“Being contacted by that same painful feeling, he harbours no aversion towards it. Since he harbours no aversion towards painful feeling, the underlying tendency to aversion towards painful feeling does not lie behind this. Being contacted by painful feeling, he does not seek delight in sensual pleasure. For what reason? Because the instructed noble disciple knows of an escape from painful feeling other than sensual pleasure. Since he does not seek delight in sensual pleasure, the underlying tendency to lust for pleasant feeling does not lie behind this. He understands as it really is the origin and the passing away, the gratification, the danger, and the escape in the case of these feelings. Since he understands these things, the underlying tendency to ignorance in regard to neither-painful-nor-pleasant feeling does not lie behind this.

“If he feels a pleasant feeling, he feels it detached. If he feels a painful feeling, he feels it detached. If he feels a neither-painful-nor-pleasant feeling, he feels it detached. This, bhikkhus, is called a noble disciple who is detached from birth, aging, and death; who is detached from sorrow, lamentation, pain, displeasure, and despair; who is detached from suffering, I say.

  • Thanks, Ruben! How do you think we should interpret MN 152? Kind regards! – Brian Díaz Flores Aug 27 at 18:07
  • Talking about MN 152: Well, for an unenlightened person, surely liking and disliking (i.e. greed/lust and aversion) may arise for the six senses. The Buddha teaches here that one should abandon these and resort to equanimity. The pleasant feeling that arises from jhana is not liking. Liking is experiencing greed/lust towards the pleasant feeling arising from jhana. There are suttas stating that such people who cling to the bliss of jhana would not become enlightened, instead they would be reborn as brahmas (however you interpret "reborn" to mean). – ruben2020 Aug 28 at 15:40
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From MN121, where the Buddha discusses his current practice with Ananda, we have:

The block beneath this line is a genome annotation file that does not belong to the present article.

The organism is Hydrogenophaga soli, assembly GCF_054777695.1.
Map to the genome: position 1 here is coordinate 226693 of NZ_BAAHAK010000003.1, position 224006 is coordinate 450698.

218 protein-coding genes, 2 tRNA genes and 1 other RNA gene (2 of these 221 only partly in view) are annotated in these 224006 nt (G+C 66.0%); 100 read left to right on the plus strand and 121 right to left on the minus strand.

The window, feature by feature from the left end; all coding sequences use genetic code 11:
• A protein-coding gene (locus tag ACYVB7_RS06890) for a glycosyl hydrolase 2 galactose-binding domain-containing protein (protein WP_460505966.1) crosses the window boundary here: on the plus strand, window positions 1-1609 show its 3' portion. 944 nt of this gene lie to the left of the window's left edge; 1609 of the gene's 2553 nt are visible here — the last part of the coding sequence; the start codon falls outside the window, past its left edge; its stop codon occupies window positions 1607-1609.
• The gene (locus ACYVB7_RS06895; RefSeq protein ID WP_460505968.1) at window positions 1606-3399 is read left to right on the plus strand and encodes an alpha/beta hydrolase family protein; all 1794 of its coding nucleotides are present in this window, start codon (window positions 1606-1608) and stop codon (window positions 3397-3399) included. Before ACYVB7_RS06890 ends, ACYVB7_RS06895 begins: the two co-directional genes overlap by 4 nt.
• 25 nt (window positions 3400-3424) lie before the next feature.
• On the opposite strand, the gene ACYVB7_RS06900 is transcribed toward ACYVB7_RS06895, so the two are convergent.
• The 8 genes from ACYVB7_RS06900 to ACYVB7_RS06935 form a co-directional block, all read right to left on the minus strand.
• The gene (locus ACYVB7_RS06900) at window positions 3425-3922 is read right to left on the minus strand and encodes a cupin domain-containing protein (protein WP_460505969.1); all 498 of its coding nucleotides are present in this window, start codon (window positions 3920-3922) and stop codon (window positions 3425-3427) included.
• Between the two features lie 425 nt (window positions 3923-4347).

They understand: ‘This field of perception is empty of the perception of the defilements of sensuality, desire to be reborn, and ignorance.

There is only this that is not emptiness, namely that associated with the six sense fields dependent on this body and conditioned by life.’

In other words, the Buddha was fully aware of his present circumstances yet not burdened by craving, aversion or delusion. A meal would be a meal. A mosquito bite would be a mosquito bite. There would be no delusions that wanting more or wanting less would be of any value.

Note that "conditioned by life" does allow for things like avoiding peanuts if one is allergic or taking medicines such as insulin as needed. It also allows for cultural food preferences, since those are often tied to genetics. For example, some cultures tend towards lactose intolerance while others rely on dairy products and that "preference" is largely dictated by genetics. However, I find it really difficult to imagine any arahant expressing a preference for a frappuccino over a latte.

  • Thanks, OyaMist! In your opinion, if an arahant-to-be had a preference for such and such meals, will tha preference still be there after attaining Nibbana? Kind regards! – Brian Díaz Flores Aug 27 at 18:12
  • Brian, thanks for your comment. I've added another paragraph to explore this gray area. Hopefully that may help. – OyaMist Aug 28 at 13:37
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Arahat will feel the physical pain. Say an Arhat steps on a pebble. This will b painful. He will not have the mental proliferation which adds to the physical pain because one is suffering about what happened mentally.

An Arhat will feel the pleasure of Jhana but this is purely mind born. I believe what Sallatha Sutta mentions is if one experience pleasure of pain physically this will not have a mental ripple of thoughts which are unpleasant or pleasant.

  • Rupa jhana = physically born – Dhammadhatu Aug 27 at 10:36